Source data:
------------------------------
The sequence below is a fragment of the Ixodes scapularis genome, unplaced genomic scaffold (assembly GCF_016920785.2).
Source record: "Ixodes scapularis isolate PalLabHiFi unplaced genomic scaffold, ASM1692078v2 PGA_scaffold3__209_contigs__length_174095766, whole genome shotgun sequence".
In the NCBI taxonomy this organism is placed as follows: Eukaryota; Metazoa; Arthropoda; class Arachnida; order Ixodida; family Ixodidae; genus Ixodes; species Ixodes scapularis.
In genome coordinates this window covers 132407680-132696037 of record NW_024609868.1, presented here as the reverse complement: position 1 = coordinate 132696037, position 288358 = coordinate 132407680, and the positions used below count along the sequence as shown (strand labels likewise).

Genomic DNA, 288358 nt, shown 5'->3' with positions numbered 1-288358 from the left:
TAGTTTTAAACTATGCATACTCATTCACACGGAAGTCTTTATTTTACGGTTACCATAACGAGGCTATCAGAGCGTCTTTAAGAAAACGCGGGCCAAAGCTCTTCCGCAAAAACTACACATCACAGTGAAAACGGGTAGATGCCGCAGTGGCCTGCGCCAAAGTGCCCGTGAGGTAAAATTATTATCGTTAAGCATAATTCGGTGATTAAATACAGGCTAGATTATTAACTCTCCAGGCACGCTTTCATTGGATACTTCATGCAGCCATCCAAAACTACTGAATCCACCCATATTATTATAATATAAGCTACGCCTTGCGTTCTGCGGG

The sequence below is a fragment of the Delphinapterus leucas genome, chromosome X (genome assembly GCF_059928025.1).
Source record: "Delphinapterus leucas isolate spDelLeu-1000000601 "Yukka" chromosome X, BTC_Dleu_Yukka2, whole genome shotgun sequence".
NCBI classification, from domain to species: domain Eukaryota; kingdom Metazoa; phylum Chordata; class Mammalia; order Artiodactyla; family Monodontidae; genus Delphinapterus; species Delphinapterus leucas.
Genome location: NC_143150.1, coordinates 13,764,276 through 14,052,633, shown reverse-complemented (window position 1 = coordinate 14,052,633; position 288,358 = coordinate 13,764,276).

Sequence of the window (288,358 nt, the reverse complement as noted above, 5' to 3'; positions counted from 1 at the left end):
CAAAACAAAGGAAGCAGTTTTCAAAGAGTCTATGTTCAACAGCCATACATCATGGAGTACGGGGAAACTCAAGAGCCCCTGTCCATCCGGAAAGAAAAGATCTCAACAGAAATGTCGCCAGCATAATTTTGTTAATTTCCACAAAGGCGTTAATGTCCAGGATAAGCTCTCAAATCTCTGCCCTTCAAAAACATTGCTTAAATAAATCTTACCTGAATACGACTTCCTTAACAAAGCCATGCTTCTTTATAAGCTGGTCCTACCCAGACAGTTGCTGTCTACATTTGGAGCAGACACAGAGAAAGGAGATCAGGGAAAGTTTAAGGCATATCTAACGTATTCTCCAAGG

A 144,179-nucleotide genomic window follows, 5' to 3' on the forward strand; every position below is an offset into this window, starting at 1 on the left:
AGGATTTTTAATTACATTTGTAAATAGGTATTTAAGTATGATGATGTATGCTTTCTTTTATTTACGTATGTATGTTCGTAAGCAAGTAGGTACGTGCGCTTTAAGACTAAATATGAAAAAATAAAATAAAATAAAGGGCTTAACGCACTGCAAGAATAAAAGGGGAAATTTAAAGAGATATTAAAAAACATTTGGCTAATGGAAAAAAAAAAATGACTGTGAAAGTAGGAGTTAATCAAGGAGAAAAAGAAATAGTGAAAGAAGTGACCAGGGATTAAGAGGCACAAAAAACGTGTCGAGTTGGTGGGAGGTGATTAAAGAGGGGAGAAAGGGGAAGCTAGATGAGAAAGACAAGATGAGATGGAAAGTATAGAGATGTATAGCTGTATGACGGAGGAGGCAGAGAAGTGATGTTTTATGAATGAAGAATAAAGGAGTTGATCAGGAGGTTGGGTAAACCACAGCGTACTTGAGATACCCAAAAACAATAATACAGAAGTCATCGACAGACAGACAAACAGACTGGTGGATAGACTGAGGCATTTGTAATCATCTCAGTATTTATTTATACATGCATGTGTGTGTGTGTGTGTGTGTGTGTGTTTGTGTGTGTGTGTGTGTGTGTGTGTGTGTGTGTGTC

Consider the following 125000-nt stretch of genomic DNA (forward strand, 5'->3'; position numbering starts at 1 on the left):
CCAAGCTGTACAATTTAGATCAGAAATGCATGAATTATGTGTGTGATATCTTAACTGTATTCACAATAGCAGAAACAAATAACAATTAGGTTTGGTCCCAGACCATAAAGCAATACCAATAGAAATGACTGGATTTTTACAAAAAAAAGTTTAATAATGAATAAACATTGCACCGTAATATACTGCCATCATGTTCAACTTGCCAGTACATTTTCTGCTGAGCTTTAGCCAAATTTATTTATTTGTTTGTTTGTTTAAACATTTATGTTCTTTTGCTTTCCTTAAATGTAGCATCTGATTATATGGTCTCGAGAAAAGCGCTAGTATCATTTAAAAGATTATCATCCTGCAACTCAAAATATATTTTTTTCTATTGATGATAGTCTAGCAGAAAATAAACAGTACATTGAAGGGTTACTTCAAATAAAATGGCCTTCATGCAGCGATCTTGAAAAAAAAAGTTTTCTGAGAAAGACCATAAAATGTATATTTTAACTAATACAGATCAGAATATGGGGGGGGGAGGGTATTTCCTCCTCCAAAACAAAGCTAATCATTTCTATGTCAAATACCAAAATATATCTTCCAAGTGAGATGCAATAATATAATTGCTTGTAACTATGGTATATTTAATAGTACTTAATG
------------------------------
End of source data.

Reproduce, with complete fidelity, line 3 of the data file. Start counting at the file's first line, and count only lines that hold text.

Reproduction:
In the NCBI taxonomy this organism is placed as follows: Eukaryota; Metazoa; Arthropoda; class Arachnida; order Ixodida; family Ixodidae; genus Ixodes; species Ixodes scapularis.